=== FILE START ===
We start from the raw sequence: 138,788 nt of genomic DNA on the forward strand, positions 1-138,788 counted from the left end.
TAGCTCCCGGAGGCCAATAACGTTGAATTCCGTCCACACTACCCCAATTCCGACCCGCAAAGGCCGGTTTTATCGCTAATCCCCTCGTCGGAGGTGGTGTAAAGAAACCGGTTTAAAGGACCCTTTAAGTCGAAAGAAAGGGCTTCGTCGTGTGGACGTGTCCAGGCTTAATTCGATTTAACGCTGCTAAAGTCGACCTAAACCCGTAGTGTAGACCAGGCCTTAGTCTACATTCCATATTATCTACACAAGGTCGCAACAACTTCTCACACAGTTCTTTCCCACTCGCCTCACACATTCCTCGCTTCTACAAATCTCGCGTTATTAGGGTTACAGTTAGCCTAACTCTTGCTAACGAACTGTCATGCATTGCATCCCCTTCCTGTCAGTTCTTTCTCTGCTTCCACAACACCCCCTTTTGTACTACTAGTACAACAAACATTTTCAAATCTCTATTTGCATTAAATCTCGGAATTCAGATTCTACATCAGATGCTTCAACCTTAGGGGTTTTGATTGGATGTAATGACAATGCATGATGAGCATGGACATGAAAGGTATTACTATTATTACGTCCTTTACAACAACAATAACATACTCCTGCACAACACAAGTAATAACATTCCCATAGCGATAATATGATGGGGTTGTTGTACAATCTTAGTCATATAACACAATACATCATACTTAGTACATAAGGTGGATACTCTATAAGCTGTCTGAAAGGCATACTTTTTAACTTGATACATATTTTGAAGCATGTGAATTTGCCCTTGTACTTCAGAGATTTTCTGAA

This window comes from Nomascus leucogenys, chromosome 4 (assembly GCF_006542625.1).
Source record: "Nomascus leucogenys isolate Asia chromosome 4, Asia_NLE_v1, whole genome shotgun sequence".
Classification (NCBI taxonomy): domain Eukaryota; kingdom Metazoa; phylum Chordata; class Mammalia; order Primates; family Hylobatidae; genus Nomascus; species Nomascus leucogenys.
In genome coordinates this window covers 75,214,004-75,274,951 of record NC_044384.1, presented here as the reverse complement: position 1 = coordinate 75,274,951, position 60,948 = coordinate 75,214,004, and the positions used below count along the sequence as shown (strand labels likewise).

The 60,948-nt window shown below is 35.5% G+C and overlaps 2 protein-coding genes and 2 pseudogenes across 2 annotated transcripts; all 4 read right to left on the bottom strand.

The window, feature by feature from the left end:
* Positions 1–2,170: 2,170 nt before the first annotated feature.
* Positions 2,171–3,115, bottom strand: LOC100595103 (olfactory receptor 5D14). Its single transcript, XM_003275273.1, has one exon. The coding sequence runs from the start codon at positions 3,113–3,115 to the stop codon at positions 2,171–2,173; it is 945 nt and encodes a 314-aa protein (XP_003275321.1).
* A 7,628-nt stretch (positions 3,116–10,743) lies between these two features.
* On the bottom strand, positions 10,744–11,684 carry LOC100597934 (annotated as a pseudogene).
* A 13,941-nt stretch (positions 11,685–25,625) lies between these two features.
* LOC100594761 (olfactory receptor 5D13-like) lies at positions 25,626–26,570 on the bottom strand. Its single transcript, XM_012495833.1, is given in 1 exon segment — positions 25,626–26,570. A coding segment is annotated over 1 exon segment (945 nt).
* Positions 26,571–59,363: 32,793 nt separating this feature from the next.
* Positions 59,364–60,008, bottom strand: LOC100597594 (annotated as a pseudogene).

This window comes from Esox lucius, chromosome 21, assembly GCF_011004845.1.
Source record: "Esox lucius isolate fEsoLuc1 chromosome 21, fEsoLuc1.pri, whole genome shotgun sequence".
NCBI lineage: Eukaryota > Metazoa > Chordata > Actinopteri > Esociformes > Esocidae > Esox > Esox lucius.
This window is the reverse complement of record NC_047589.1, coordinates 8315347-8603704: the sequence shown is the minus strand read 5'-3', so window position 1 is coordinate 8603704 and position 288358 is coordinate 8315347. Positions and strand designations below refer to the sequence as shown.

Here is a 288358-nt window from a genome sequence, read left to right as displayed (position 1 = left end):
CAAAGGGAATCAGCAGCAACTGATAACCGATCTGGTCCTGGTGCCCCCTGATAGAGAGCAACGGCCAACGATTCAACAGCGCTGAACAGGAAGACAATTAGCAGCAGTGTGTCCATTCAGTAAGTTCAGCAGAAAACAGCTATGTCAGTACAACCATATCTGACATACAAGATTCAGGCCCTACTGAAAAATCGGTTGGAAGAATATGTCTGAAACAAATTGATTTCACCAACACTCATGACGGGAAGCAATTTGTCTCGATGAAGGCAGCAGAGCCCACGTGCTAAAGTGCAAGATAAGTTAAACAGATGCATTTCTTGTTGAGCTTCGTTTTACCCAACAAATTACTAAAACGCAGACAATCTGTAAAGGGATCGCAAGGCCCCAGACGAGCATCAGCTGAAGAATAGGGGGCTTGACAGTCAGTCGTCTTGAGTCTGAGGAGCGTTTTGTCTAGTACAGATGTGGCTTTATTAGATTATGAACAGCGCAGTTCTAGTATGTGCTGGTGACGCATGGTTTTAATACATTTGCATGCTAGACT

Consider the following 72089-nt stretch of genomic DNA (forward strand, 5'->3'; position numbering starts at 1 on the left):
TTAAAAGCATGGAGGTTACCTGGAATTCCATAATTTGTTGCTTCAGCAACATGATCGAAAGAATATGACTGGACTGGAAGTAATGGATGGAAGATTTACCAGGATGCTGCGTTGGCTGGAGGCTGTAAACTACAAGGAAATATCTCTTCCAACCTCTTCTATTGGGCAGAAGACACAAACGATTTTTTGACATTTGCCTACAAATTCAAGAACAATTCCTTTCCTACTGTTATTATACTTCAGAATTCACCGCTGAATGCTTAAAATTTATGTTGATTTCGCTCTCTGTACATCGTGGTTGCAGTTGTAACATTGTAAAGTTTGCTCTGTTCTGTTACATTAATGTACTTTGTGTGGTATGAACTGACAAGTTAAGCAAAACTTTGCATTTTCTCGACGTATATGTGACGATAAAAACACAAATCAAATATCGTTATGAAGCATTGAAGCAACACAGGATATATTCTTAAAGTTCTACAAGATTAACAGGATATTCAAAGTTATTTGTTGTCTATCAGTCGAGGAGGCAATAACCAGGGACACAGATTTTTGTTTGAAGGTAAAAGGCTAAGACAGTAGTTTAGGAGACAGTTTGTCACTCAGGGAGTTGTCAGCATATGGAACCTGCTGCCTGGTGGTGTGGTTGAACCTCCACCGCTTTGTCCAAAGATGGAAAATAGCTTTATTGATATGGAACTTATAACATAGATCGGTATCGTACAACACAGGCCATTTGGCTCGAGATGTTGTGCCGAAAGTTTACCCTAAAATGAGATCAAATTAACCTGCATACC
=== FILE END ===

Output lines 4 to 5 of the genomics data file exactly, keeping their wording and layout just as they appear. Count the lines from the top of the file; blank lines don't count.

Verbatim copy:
Source record: "Nomascus leucogenys isolate Asia chromosome 4, Asia_NLE_v1, whole genome shotgun sequence".
Classification (NCBI taxonomy): domain Eukaryota; kingdom Metazoa; phylum Chordata; class Mammalia; order Primates; family Hylobatidae; genus Nomascus; species Nomascus leucogenys.